By Erich Wagner (File photo)
In American electoral politics, few things can portray the acrimony between two candidates quite like a debate. But the debate over whether to have them in the first place certainly comes close.
Mayor Bill Euille was ousted from appearing on the ballot for the Democrats in the city’s November 3 general election after losing to Vice Mayor Allison Silberberg in the party’s primary by 312 votes in June. Last month, he announced he would pursue a write-in campaign to retain his seat.
Last week, officials with his campaign said they planned to push for a debate between the four-term mayor and his potential successor, to the chagrin of Silberberg and the Alexandria Democratic Committee.
“At some point, we do anticipate challenging Ms. Silberberg to a debate,” said Eric Williams, chairman of Euille’s campaign. “She is working to get the job, while Mr. Euille is working to get the job done.”
But Silberberg was firm in her opposition, arguing that she cannot be expected to debate someone who is not officially on the ballot.
“I will not debate a write-in candidate, period,” she said. “And the Alexandria Democratic Committee agrees with me. There are 148,000, almost 150,000 residents in the city of Alexandria, and there’s a primary system for a reason.
“Anyone can step up and say they’re a write-in, I’m a write-in, you’re a write-in or whatever. And that’s just not a good use of time — no candidate would do that.”
Euille’s announcement provoked a minor rift within the city’s Democratic establishment, with longtime members temporarily leaving the party to support the mayor’s campaign, including former mayor and primary opponent Kerry Donley, former City Councilor Lonnie Rich and, most recently, former candidate for delegate Julie Jakopic. But local party chairman Clarence Tong said his organization stands behind Silberberg.
“We support our vice mayor’s position,” he said. “She’s our nominee, and she has made her position very clear that she doesn’t plan to engage in debates. From the ADC’s standpoint, we have hosted several mayoral debates during the primary season, which is what we see our role as being.
“In terms of council debates, we already negotiated those with the Republican and Independent candidates a month in advance, so we’re focused on our game plan to elect the Democratic ticket on November 3.”
But Williams said it is overly simplistic to dismiss the idea of debates, arguing Euille is not your everyday write-in candidate.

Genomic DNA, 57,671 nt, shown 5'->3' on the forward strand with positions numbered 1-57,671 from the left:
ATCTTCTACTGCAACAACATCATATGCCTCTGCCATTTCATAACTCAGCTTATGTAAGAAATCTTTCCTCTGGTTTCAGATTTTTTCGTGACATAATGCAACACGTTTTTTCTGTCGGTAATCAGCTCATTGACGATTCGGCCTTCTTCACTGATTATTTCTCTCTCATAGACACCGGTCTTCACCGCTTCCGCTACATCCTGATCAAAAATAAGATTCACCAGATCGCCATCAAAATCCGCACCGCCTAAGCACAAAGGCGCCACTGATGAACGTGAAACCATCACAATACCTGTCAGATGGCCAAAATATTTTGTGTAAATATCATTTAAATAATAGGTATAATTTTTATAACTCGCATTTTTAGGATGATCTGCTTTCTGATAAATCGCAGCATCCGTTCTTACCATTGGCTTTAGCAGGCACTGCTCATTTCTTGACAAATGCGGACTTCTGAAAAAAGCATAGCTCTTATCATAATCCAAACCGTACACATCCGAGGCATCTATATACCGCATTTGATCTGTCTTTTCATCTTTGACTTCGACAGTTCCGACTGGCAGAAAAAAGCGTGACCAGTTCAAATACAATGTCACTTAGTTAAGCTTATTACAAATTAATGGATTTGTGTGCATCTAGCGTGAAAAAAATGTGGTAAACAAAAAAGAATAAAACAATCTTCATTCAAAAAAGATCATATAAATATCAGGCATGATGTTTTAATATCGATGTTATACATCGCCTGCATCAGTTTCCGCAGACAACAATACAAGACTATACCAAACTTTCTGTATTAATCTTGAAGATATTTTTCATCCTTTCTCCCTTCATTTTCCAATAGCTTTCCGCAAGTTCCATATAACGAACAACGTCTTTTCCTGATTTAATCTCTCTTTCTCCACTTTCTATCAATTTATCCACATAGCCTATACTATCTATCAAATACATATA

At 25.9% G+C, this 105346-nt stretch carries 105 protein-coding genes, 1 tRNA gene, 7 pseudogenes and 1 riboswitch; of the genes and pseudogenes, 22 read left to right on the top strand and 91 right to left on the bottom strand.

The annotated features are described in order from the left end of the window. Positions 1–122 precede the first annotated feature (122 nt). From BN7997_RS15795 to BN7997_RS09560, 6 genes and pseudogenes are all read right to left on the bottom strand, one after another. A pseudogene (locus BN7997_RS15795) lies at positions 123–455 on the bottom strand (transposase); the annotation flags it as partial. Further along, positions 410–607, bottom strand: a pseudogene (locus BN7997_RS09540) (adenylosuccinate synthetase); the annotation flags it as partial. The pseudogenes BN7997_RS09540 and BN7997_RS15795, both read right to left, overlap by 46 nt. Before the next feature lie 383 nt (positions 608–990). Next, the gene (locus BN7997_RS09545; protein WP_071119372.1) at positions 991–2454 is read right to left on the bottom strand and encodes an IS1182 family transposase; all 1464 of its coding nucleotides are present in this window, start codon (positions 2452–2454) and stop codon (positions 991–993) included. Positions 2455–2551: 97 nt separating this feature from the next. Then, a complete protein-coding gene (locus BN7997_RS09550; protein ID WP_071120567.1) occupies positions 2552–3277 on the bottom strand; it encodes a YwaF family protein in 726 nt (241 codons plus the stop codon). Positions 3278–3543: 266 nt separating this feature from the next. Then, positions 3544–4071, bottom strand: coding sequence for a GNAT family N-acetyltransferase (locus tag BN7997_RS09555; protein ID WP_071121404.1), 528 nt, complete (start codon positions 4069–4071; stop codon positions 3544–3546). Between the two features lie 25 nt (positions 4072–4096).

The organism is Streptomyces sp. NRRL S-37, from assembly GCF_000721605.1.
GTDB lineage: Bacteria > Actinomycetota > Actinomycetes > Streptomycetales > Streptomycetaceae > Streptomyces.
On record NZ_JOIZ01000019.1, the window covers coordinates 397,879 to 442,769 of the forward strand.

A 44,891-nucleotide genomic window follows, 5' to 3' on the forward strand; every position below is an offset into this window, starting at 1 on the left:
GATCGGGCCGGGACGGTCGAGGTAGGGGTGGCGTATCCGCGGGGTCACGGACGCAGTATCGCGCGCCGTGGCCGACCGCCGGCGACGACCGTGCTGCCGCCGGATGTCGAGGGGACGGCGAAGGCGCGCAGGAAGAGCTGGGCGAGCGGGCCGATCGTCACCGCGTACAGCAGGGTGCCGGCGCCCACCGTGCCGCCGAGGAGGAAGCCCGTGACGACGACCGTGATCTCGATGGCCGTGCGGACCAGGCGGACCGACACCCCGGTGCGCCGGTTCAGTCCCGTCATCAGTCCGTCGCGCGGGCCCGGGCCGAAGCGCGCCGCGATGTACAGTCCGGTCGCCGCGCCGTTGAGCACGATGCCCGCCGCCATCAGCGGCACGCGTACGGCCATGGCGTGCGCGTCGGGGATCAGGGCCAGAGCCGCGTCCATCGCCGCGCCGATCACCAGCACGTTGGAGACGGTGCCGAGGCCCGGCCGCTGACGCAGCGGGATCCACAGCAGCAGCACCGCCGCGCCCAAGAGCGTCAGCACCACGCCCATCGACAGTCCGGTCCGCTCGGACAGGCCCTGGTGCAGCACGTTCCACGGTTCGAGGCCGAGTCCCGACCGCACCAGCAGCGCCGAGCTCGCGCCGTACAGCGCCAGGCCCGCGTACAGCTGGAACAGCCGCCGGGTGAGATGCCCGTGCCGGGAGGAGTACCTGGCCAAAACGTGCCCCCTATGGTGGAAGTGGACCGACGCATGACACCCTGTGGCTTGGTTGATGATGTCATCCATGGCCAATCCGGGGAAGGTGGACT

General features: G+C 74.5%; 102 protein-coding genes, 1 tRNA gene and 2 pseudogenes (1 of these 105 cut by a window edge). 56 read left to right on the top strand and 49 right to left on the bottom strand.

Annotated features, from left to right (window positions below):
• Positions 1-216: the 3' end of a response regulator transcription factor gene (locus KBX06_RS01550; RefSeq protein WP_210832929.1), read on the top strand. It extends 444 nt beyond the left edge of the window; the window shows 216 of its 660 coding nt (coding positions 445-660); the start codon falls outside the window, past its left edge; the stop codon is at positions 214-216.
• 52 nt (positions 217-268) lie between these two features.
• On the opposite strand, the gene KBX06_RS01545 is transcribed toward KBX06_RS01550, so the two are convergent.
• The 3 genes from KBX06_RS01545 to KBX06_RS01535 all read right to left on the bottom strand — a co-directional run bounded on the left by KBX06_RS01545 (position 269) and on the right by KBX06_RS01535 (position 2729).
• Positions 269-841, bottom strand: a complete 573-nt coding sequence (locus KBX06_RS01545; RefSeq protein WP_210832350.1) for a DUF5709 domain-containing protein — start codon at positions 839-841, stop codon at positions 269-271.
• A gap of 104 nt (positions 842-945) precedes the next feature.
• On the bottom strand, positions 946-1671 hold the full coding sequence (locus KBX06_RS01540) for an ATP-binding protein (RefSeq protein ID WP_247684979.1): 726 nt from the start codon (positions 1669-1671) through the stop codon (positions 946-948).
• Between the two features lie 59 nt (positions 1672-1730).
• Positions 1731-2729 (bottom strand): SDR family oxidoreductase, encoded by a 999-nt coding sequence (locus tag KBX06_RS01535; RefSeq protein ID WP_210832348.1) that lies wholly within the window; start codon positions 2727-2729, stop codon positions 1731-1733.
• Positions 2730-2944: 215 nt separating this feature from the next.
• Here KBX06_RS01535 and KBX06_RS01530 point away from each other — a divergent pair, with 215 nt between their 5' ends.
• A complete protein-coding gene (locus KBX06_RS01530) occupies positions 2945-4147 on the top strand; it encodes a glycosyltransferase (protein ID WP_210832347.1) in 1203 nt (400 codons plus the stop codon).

“We have a current, sitting mayor [asking for debates], and the mayor is running a full-fledged campaign,” Williams said. “We haven’t determined when and where to challenge Ms. Silberberg to a debate, but we will do so.”
But for all of the posturing, veteran political analyst Geoff Skelley of the University of Virginia Center for Politics said any effort to participate in a debate is secondary for a write-in candidate.
“I couldn’t tell you if it’ll be that vital or not,” he said. “If Euille wants a debate and his opponent doesn’t, that at least suggests that Euille feels it’s an opportunity for him to get noticed and for some of the electorate to hear what he has to say and hear his attacks on his opponent.
“Really, it’s just an opportunity to get more notice for the write-in campaign, which, in and of itself, is challenging. From that perspective, it has more use than none, but I don’t think that necessarily will decide his fortunes.”
Skelley said that, particularly for a candidate who lost in the primary, the most important thing is to inform potential voters that he still is running, particularly through avenues like direct mail.
“Given the fact that [Euille] needs people to write his name in on Election Day, he needs to contact Alexandria voters with a strong history of showing up each election,” Skelley said. “I think Euille has a shot here, but he’s got to make sure people understand that they have to write his name in. Don’t waste money on irregular voters until you’ve reached the people you know are going to show up.”
But demanding a debate is an easy — and cheap — way to keep a high profile, particularly as news coverage of the city council and school board campaigns ramps up.
“It’s not make or break, I wouldn’t think,” Skelley said. “But it’s a chance to increase the attention paid to the campaign. And hey, it’s free media coverage.”